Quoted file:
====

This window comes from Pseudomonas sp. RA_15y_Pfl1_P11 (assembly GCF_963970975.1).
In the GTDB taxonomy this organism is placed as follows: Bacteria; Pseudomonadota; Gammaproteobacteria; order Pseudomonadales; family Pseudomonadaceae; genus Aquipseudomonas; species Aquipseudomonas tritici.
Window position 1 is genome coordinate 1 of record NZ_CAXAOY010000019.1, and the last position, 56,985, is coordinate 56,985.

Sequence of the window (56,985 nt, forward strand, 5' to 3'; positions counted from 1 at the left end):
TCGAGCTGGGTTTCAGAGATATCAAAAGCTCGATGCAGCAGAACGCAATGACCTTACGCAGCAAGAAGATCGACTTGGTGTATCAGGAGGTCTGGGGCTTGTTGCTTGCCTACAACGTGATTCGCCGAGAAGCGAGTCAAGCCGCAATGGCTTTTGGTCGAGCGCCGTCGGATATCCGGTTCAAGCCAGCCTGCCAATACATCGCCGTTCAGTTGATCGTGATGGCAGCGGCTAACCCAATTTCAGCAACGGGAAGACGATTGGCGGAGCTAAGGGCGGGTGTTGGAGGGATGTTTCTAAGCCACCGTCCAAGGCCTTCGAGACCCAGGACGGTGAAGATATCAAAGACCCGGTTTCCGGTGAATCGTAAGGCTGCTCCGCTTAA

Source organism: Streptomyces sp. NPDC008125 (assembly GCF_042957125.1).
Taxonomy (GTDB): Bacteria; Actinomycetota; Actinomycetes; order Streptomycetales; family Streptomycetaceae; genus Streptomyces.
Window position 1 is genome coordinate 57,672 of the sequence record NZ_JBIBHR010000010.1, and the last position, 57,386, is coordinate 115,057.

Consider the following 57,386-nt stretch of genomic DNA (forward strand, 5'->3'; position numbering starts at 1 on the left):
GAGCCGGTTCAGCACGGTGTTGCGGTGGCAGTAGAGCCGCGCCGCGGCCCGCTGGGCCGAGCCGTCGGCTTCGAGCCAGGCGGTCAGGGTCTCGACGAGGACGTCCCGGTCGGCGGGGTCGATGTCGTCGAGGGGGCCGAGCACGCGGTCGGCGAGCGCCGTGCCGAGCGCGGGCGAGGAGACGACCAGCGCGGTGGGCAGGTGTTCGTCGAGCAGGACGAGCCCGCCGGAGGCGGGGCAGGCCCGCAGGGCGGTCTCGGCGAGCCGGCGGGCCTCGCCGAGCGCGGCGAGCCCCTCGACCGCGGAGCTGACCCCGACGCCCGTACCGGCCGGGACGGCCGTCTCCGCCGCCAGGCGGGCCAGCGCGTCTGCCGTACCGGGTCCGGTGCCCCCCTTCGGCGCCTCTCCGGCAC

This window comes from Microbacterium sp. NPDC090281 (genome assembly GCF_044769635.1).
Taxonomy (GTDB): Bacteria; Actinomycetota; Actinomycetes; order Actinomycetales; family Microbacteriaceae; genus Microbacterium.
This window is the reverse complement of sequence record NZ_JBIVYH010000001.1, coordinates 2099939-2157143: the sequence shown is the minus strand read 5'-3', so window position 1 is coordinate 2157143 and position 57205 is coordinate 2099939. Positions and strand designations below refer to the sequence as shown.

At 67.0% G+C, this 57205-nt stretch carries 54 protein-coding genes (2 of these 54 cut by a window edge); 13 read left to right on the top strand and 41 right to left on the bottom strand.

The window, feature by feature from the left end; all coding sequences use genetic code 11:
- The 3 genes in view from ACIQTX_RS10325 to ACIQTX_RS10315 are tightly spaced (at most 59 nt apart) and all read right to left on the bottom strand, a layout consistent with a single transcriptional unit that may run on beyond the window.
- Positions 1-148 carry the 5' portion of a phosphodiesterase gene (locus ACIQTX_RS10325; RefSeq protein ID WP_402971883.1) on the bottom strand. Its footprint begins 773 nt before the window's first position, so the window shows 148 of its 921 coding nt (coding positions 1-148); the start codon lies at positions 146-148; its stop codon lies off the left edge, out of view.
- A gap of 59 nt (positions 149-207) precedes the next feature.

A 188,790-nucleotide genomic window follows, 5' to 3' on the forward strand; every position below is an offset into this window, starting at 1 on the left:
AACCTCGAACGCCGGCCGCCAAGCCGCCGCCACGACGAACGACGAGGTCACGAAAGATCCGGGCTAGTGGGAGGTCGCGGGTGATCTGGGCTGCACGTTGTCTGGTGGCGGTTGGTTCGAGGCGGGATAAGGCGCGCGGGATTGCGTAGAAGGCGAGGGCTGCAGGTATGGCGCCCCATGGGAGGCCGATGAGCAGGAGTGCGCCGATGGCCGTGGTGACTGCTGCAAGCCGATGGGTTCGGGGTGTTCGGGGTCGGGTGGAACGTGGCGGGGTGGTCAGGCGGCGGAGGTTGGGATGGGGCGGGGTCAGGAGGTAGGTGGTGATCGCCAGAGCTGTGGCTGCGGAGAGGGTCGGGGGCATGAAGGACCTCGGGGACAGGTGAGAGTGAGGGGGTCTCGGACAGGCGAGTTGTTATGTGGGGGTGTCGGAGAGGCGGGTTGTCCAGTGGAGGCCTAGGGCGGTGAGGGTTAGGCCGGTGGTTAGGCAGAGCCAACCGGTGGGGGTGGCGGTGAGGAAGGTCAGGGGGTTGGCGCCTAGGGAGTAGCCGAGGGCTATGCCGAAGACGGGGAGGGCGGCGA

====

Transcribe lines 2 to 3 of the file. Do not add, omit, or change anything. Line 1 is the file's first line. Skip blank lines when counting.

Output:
In the GTDB taxonomy this organism is placed as follows: Bacteria; Pseudomonadota; Gammaproteobacteria; order Pseudomonadales; family Pseudomonadaceae; genus Aquipseudomonas; species Aquipseudomonas tritici.
Window position 1 is genome coordinate 1 of record NZ_CAXAOY010000019.1, and the last position, 56,985, is coordinate 56,985.